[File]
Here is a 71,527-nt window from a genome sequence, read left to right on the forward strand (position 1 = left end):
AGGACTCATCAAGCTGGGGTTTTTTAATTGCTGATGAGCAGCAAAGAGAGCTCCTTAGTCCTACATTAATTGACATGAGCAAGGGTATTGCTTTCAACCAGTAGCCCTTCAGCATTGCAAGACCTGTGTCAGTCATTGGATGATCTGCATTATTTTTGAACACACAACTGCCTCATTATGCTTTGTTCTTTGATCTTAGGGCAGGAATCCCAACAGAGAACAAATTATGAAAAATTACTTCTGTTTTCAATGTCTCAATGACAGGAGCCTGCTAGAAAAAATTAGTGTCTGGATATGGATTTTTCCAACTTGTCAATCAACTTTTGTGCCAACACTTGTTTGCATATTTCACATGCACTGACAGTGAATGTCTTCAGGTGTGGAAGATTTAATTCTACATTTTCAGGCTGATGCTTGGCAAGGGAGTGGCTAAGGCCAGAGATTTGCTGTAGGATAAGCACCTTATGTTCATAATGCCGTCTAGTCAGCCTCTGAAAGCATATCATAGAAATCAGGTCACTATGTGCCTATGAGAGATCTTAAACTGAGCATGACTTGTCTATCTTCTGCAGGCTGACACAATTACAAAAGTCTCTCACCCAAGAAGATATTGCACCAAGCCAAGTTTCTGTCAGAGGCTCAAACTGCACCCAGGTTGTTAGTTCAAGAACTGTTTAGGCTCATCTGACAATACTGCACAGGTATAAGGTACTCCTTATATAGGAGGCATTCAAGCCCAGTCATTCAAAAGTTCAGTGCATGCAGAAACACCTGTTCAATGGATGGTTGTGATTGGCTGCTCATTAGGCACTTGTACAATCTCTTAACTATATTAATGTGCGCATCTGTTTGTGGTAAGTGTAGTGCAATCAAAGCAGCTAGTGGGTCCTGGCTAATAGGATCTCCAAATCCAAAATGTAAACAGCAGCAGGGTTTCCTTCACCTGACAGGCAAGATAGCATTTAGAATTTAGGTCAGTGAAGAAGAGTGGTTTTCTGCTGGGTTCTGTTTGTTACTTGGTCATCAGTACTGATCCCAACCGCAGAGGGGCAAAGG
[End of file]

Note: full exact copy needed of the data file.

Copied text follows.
Here is a 71,527-nt window from a genome sequence, read left to right on the forward strand (position 1 = left end):
AGGACTCATCAAGCTGGGGTTTTTTAATTGCTGATGAGCAGCAAAGAGAGCTCCTTAGTCCTACATTAATTGACATGAGCAAGGGTATTGCTTTCAACCAGTAGCCCTTCAGCATTGCAAGACCTGTGTCAGTCATTGGATGATCTGCATTATTTTTGAACACACAACTGCCTCATTATGCTTTGTTCTTTGATCTTAGGGCAGGAATCCCAACAGAGAACAAATTATGAAAAATTACTTCTGTTTTCAATGTCTCAATGACAGGAGCCTGCTAGAAAAAATTAGTGTCTGGATATGGATTTTTCCAACTTGTCAATCAACTTTTGTGCCAACACTTGTTTGCATATTTCACATGCACTGACAGTGAATGTCTTCAGGTGTGGAAGATTTAATTCTACATTTTCAGGCTGATGCTTGGCAAGGGAGTGGCTAAGGCCAGAGATTTGCTGTAGGATAAGCACCTTATGTTCATAATGCCGTCTAGTCAGCCTCTGAAAGCATATCATAGAAATCAGGTCACTATGTGCCTATGAGAGATCTTAAACTGAGCATGACTTGTCTATCTTCTGCAGGCTGACACAATTACAAAAGTCTCTCACCCAAGAAGATATTGCACCAAGCCAAGTTTCTGTCAGAGGCTCAAACTGCACCCAGGTTGTTAGTTCAAGAACTGTTTAGGCTCATCTGACAATACTGCACAGGTATAAGGTACTCCTTATATAGGAGGCATTCAAGCCCAGTCATTCAAAAGTTCAGTGCATGCAGAAACACCTGTTCAATGGATGGTTGTGATTGGCTGCTCATTAGGCACTTGTACAATCTCTTAACTATATTAATGTGCGCATCTGTTTGTGGTAAGTGTAGTGCAATCAAAGCAGCTAGTGGGTCCTGGCTAATAGGATCTCCAAATCCAAAATGTAAACAGCAGCAGGGTTTCCTTCACCTGACAGGCAAGATAGCATTTAGAATTTAGGTCAGTGAAGAAGAGTGGTTTTCTGCTGGGTTCTGTTTGTTACTTGGTCATCAGTACTGATCCCAACCGCAGAGGGGCAAAGG